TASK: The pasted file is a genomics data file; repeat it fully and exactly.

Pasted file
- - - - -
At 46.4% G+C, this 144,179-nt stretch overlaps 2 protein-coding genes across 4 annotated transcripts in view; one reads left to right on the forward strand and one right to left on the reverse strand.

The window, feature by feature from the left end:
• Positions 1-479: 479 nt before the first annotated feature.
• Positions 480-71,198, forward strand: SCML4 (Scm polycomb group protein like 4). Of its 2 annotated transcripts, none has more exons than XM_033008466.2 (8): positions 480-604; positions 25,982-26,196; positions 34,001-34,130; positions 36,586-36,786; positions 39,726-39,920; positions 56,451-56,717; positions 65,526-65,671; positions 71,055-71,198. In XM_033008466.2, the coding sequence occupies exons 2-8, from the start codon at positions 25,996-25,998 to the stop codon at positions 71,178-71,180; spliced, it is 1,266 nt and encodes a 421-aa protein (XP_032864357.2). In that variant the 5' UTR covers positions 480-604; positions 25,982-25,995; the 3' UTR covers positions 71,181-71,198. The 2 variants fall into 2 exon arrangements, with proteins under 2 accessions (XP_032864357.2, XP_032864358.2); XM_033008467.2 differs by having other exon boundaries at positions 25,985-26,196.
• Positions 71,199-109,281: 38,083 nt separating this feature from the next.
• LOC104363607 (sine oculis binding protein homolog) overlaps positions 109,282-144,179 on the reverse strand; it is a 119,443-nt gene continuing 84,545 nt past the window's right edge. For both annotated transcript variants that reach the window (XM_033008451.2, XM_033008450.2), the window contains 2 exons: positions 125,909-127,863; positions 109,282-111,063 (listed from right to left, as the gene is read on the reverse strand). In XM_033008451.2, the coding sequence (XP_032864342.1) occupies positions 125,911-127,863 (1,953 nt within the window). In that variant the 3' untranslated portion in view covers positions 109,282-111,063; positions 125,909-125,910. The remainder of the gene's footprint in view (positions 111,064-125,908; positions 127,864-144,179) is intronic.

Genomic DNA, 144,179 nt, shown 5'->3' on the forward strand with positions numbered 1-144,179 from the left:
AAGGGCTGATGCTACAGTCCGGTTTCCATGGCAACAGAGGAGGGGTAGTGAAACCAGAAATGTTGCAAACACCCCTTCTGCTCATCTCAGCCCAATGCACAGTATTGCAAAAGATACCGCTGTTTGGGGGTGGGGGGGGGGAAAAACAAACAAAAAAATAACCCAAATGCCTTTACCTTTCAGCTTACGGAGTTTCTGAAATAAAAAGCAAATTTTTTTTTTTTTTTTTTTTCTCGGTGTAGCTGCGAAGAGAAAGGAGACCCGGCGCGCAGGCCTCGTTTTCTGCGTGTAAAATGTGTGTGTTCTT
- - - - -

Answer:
At 46.4% G+C, this 144,179-nt stretch overlaps 2 protein-coding genes across 4 annotated transcripts in view; one reads left to right on the forward strand and one right to left on the reverse strand.

The window, feature by feature from the left end:
• Positions 1-479: 479 nt before the first annotated feature.
• Positions 480-71,198, forward strand: SCML4 (Scm polycomb group protein like 4). Of its 2 annotated transcripts, none has more exons than XM_033008466.2 (8): positions 480-604; positions 25,982-26,196; positions 34,001-34,130; positions 36,586-36,786; positions 39,726-39,920; positions 56,451-56,717; positions 65,526-65,671; positions 71,055-71,198. In XM_033008466.2, the coding sequence occupies exons 2-8, from the start codon at positions 25,996-25,998 to the stop codon at positions 71,178-71,180; spliced, it is 1,266 nt and encodes a 421-aa protein (XP_032864357.2). In that variant the 5' UTR covers positions 480-604; positions 25,982-25,995; the 3' UTR covers positions 71,181-71,198. The 2 variants fall into 2 exon arrangements, with proteins under 2 accessions (XP_032864357.2, XP_032864358.2); XM_033008467.2 differs by having other exon boundaries at positions 25,985-26,196.
• Positions 71,199-109,281: 38,083 nt separating this feature from the next.
• LOC104363607 (sine oculis binding protein homolog) overlaps positions 109,282-144,179 on the reverse strand; it is a 119,443-nt gene continuing 84,545 nt past the window's right edge. For both annotated transcript variants that reach the window (XM_033008451.2, XM_033008450.2), the window contains 2 exons: positions 125,909-127,863; positions 109,282-111,063 (listed from right to left, as the gene is read on the reverse strand). In XM_033008451.2, the coding sequence (XP_032864342.1) occupies positions 125,911-127,863 (1,953 nt within the window). In that variant the 3' untranslated portion in view covers positions 109,282-111,063; positions 125,909-125,910. The remainder of the gene's footprint in view (positions 111,064-125,908; positions 127,864-144,179) is intronic.

Genomic DNA, 144,179 nt, shown 5'->3' on the forward strand with positions numbered 1-144,179 from the left:
AAGGGCTGATGCTACAGTCCGGTTTCCATGGCAACAGAGGAGGGGTAGTGAAACCAGAAATGTTGCAAACACCCCTTCTGCTCATCTCAGCCCAATGCACAGTATTGCAAAAGATACCGCTGTTTGGGGGTGGGGGGGGGGAAAAACAAACAAAAAAATAACCCAAATGCCTTTACCTTTCAGCTTACGGAGTTTCTGAAATAAAAAGCAAATTTTTTTTTTTTTTTTTTTTCTCGGTGTAGCTGCGAAGAGAAAGGAGACCCGGCGCGCAGGCCTCGTTTTCTGCGTGTAAAATGTGTGTGTTCTT